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Jacolby Satterwhite, Money Room, 2019, C-print, 47 x 80".
Jacolby Satterwhite, Money Room, 2019, C-print, 47 x 80".

Studio Museum in Harlem Announces Remote Artists-in-Residence

New York’s Studio Museum in Harlem has announced its 2020–21 artists-in-residence, the New York Times reports. The prestigious program, which was established in 1968 and typically fosters rising talent, will take place remotely this year, and will for the first time include a mid-career artist, in an attempt to provide mentorship and cultivate generational exchange.

The four participating artists are photographers Widline Cadet and Texas Isaiah, painter Genesis Jerez, and established artist Jacolby Satterwhite, whose work combines video, performance, and animation.

Citing the effects of the ongoing Covid-19 pandemic on Black and brown communities, as well as the energized Black Lives Matter movement, Legacy Russell, the museum’s associate curator for exhibitions noted that “it’s a year to experiment,” asking, “What does it look like to support artists right now?”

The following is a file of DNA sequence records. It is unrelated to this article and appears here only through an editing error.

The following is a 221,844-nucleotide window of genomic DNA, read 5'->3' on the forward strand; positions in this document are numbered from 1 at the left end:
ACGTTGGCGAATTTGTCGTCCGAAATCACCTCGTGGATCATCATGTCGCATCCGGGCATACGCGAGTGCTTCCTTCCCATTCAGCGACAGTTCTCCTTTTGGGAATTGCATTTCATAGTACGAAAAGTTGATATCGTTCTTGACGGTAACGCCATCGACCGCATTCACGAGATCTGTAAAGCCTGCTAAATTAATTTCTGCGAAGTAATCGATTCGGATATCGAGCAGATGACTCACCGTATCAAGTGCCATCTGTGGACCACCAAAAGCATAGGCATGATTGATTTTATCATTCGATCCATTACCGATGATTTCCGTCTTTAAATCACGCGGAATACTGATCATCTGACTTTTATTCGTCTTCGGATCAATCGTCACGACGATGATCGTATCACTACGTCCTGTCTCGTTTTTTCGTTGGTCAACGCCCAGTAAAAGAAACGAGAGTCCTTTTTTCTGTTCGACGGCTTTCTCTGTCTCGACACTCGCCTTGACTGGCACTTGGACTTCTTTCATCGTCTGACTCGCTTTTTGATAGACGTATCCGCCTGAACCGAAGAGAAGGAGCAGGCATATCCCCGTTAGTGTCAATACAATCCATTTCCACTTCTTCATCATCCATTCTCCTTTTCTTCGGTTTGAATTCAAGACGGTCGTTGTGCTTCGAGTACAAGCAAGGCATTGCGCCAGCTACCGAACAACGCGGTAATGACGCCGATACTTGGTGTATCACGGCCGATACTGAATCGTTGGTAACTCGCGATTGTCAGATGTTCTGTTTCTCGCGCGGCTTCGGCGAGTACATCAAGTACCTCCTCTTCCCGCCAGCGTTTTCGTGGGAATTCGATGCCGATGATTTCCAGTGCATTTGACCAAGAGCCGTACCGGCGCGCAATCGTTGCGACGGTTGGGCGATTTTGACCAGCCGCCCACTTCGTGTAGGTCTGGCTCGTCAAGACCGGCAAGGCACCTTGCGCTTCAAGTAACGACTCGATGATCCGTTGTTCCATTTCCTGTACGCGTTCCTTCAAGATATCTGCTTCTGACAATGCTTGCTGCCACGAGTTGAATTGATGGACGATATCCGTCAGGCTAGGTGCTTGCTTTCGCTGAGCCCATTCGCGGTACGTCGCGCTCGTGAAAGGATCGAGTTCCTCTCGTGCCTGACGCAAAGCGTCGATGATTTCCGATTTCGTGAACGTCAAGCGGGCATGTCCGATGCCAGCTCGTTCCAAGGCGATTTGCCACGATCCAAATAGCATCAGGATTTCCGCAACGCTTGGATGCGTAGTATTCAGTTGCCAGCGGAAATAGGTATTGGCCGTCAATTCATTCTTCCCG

Though their practices are disparate, the newly anointed artists-in-reisdence are united by their exploration of identity. Isaiah, who is transgender, investigates masculinity through collaborative portraiture. Cadet also works in portraiture, concentrating on women and girls, and on themes of migration and family. Jerez examines the family too, but through textured paintings and mixed-media works depicting domestic interiors and vignettes. Satterwhite, initially known for his videos, has shifted toward sculpture and installation, but has retained his focus on science fiction and queer theory.

Though New York City museums were allowed to welcome visitors as of August 24, the Studio Museum in Harlem, which has been closed since 2018 to facilitate construction of its new home, has not yet said when it expects to open to the public. Russell is hopeful that the museum’s remote efforts, including studio visits and online public programs, can continue to attract and expand its audience.

“When we think of what a responsible and emotionally intelligent future should be for institutions,” she said, “I’m hopeful that this work can help get us there.”